Blue jays are commonly used as a symbol of neighborly, communal solidarity since their behavior shows that they cherish companionship and community.
Also, blue jays are a symbol of wisdom and innovation.
Blue Jays do build nests and they build the nests in the crotch or thick outer branches of a deciduous or coniferous tree, usually 10-25 feet above the ground.
The nestling stage of blue jays lasts for about 17-21 days.
For the first 8-12 days, the mother stays with her newborn to keep them warm they are born without feathers or fuzz.
After more or less 3 weeks, the female blue jay starts to leave the nest.
Blue Jays are aggressive birds when they need to be to protect themselves, their babies and their territory.
Blue Jays are not mean birds and are really good around humans unless they see you as a threat or the blue jay sees another bird as a threat then they can become aggressive.
A blue jay is similar to a woodpecker although they are not the same bird.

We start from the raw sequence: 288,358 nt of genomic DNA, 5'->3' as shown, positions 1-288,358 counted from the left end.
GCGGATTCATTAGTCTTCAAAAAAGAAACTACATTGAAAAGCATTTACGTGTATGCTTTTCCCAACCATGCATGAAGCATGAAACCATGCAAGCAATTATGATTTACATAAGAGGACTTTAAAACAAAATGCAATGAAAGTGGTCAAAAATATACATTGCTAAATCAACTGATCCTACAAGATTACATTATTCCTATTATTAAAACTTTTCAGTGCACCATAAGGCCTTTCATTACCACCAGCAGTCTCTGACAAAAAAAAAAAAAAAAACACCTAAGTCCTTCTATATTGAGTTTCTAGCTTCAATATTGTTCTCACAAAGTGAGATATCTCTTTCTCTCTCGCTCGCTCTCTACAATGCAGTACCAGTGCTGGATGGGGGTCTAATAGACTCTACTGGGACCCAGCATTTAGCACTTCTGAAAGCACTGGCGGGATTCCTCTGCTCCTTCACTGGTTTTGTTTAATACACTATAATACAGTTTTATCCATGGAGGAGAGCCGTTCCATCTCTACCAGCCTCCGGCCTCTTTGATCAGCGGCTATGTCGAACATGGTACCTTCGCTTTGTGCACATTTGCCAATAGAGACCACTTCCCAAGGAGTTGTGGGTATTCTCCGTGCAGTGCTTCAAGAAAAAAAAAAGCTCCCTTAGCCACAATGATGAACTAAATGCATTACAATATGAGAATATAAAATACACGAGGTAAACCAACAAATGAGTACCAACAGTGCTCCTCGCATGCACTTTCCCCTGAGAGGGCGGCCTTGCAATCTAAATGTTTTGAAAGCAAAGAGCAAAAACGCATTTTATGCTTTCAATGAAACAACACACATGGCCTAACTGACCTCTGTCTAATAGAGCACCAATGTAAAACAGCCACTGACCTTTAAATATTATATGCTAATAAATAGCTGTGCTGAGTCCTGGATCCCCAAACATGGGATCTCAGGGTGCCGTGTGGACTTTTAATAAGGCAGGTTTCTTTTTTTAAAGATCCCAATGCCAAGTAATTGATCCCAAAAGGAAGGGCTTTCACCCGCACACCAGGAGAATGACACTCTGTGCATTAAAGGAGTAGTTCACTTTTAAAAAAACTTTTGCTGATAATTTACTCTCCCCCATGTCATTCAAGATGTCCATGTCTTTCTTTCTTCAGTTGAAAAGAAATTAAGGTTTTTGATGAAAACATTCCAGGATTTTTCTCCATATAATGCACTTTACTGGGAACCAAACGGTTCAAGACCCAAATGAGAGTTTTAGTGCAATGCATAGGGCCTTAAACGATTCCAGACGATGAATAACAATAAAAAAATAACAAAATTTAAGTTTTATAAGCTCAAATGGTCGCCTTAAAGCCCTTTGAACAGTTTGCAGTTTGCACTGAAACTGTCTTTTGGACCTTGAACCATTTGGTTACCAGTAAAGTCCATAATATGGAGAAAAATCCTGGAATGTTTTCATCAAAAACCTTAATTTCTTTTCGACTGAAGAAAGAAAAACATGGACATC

Blue Jays don't peck wood naturally like woodpeckers.
However, they can still pick up this behavior for some reasons, such as excavating the external layers of wood, chipping paint over wood for calcium, or even communicating with other birds.
When blue jays migrate during the winter they typically go to New Mexico and eastern Wyoming and some Blue Jays may migrate to Florida although some Blue Jays typically stay in the same location during winter.
Some blue jays are present throughout winter in all parts of their range.
Young blue jays may be more likely to migrate than adults, but many adults also migrate.
Some individual blue jays migrate south one year, stay north the next winter, and then migrate south again the next year.
Blue Jays squawk so much as a way to communicate with other blue jays and other birds.
Blue Jays bob up and down as a way to get attention from other birds and other blue jays.
Besides ringing like bells, blue jays screech, whistle, whisper, croak, rattle, and sing queedle-queedle-queedle.
They pose, peck, quiver, raise and lower their crests, and flash meaningful looks at each other.
When building a Blue Jay Bird House the hole for the Blue Jay Bird House should be at least 1 1/2 inches in diameter.
Also drill a hole below the entrance hole that is 1/4 inch in size.